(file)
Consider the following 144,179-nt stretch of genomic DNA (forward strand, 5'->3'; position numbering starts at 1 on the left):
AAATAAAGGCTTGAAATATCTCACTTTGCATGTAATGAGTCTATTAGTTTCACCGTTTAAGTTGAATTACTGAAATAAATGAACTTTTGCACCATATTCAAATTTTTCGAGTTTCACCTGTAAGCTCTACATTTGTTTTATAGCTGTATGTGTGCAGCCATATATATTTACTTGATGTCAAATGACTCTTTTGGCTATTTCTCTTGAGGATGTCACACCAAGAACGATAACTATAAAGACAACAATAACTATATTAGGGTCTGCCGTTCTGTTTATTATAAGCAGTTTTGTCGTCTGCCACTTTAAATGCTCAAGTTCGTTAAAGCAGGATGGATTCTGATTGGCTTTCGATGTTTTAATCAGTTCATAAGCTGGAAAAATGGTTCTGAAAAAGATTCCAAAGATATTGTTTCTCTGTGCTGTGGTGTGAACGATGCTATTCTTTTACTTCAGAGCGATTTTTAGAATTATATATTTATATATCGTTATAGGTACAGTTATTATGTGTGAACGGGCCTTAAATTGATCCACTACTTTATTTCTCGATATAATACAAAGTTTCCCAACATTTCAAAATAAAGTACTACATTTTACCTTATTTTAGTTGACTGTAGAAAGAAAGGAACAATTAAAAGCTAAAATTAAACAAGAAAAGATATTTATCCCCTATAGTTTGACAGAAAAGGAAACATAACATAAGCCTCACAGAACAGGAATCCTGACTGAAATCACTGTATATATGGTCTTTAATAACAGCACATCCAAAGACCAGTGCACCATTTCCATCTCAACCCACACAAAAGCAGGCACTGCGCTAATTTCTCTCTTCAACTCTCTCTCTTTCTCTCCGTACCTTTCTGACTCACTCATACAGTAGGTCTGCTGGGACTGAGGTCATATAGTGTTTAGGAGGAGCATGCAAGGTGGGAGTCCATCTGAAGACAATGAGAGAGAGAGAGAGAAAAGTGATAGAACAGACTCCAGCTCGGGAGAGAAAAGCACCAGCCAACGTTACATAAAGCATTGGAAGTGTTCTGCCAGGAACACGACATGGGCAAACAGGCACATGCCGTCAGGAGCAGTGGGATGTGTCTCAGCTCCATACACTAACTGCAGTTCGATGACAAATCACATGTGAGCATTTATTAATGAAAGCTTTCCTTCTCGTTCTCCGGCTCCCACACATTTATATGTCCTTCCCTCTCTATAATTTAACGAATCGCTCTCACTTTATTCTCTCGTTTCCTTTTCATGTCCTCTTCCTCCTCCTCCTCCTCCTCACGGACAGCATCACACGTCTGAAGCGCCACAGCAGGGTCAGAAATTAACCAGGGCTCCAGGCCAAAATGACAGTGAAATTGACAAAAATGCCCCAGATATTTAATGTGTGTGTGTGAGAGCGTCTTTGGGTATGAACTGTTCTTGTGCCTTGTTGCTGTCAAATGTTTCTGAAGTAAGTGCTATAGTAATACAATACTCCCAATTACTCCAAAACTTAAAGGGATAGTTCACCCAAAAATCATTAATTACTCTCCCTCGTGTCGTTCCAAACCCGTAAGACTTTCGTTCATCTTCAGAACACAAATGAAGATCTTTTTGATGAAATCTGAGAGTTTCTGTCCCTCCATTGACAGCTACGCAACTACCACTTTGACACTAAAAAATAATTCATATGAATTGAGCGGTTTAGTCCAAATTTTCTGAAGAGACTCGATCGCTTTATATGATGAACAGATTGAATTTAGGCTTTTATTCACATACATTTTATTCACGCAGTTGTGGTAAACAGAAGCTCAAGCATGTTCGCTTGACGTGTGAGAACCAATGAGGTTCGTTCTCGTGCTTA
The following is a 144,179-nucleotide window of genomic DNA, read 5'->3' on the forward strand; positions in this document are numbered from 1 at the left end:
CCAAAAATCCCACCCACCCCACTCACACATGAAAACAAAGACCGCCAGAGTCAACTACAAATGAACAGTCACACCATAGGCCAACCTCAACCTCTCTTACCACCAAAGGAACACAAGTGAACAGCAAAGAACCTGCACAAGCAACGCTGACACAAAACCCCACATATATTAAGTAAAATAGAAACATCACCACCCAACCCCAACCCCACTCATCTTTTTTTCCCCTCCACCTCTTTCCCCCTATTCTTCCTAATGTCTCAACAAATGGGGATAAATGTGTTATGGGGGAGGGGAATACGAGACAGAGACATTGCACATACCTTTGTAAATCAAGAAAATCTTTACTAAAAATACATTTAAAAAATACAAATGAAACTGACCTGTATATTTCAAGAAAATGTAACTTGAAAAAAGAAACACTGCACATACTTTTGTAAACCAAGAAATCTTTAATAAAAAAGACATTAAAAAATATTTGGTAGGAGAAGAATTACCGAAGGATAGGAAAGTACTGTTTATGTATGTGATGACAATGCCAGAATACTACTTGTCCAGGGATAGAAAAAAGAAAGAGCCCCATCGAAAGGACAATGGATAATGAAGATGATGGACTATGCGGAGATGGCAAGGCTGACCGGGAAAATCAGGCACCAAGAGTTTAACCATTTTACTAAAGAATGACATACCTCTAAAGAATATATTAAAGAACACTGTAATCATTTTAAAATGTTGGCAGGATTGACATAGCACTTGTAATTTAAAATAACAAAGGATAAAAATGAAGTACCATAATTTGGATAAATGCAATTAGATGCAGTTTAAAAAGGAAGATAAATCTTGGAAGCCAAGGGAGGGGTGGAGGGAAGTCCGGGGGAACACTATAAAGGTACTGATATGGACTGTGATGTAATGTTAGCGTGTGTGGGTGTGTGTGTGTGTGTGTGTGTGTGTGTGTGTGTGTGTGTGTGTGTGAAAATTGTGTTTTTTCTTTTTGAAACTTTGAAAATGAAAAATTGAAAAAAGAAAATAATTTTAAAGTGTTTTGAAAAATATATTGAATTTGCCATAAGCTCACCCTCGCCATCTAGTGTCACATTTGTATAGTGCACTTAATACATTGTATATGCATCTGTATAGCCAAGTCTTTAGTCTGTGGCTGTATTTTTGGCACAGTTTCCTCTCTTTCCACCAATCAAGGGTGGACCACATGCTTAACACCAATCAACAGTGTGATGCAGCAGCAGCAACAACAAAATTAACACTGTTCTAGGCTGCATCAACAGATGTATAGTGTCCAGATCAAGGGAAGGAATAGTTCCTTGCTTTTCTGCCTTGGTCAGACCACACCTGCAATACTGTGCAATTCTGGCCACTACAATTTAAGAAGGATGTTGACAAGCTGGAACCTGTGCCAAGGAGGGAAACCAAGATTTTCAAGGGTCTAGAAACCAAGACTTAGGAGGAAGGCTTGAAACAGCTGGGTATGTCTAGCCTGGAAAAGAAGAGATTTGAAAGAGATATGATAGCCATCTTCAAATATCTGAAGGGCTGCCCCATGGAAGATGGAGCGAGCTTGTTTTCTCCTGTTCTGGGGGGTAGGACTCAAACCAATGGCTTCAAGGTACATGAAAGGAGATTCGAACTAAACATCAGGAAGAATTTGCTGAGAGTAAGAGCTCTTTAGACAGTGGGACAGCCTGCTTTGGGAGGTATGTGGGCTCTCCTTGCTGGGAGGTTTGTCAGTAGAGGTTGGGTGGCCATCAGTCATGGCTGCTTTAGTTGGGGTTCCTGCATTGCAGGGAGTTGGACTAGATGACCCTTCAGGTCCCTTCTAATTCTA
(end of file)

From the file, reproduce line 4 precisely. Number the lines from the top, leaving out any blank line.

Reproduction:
CCAAAAATCCCACCCACCCCACTCACACATGAAAACAAAGACCGCCAGAGTCAACTACAAATGAACAGTCACACCATAGGCCAACCTCAACCTCTCTTACCACCAAAGGAACACAAGTGAACAGCAAAGAACCTGCACAAGCAACGCTGACACAAAACCCCACATATATTAAGTAAAATAGAAACATCACCACCCAACCCCAACCCCACTCATCTTTTTTTCCCCTCCACCTCTTTCCCCCTATTCTTCCTAATGTCTCAACAAATGGGGATAAATGTGTTATGGGGGAGGGGAATACGAGACAGAGACATTGCACATACCTTTGTAAATCAAGAAAATCTTTACTAAAAATACATTTAAAAAATACAAATGAAACTGACCTGTATATTTCAAGAAAATGTAACTTGAAAAAAGAAACACTGCACATACTTTTGTAAACCAAGAAATCTTTAATAAAAAAGACATTAAAAAATATTTGGTAGGAGAAGAATTACCGAAGGATAGGAAAGTACTGTTTATGTATGTGATGACAATGCCAGAATACTACTTGTCCAGGGATAGAAAAAAGAAAGAGCCCCATCGAAAGGACAATGGATAATGAAGATGATGGACTATGCGGAGATGGCAAGGCTGACCGGGAAAATCAGGCACCAAGAGTTTAACCATTTTACTAAAGAATGACATACCTCTAAAGAATATATTAAAGAACACTGTAATCATTTTAAAATGTTGGCAGGATTGACATAGCACTTGTAATTTAAAATAACAAAGGATAAAAATGAAGTACCATAATTTGGATAAATGCAATTAGATGCAGTTTAAAAAGGAAGATAAATCTTGGAAGCCAAGGGAGGGGTGGAGGGAAGTCCGGGGGAACACTATAAAGGTACTGATATGGACTGTGATGTAATGTTAGCGTGTGTGGGTGTGTGTGTGTGTGTGTGTGTGTGTGTGTGTGTGTGTGTGTGTGTGAAAATTGTGTTTTTTCTTTTTGAAACTTTGAAAATGAAAAATTGAAAAAAGAAAATAATTTTAAAGTGTTTTGAAAAATATATTGAATTTGCCATAAGCTCACCCTCGCCATCTAGTGTCACATTTGTATAGTGCACTTAATACATTGTATATGCATCTGTATAGCCAAGTCTTTAGTCTGTGGCTGTATTTTTGGCACAGTTTCCTCTCTTTCCACCAATCAAGGGTGGACCACATGCTTAACACCAATCAACAGTGTGATGCAGCAGCAGCAACAACAAAATTAACACTGTTCTAGGCTGCATCAACAGATGTATAGTGTCCAGATCAAGGGAAGGAATAGTTCCTTGCTTTTCTGCCTTGGTCAGACCACACCTGCAATACTGTGCAATTCTGGCCACTACAATTTAAGAAGGATGTTGACAAGCTGGAACCTGTGCCAAGGAGGGAAACCAAGATTTTCAAGGGTCTAGAAACCAAGACTTAGGAGGAAGGCTTGAAACAGCTGGGTATGTCTAGCCTGGAAAAGAAGAGATTTGAAAGAGATATGATAGCCATCTTCAAATATCTGAAGGGCTGCCCCATGGAAGATGGAGCGAGCTTGTTTTCTCCTGTTCTGGGGGGTAGGACTCAAACCAATGGCTTCAAGGTACATGAAAGGAGATTCGAACTAAACATCAGGAAGAATTTGCTGAGAGTAAGAGCTCTTTAGACAGTGGGACAGCCTGCTTTGGGAGGTATGTGGGCTCTCCTTGCTGGGAGGTTTGTCAGTAGAGGTTGGGTGGCCATCAGTCATGGCTGCTTTAGTTGGGGTTCCTGCATTGCAGGGAGTTGGACTAGATGACCCTTCAGGTCCCTTCTAATTCTA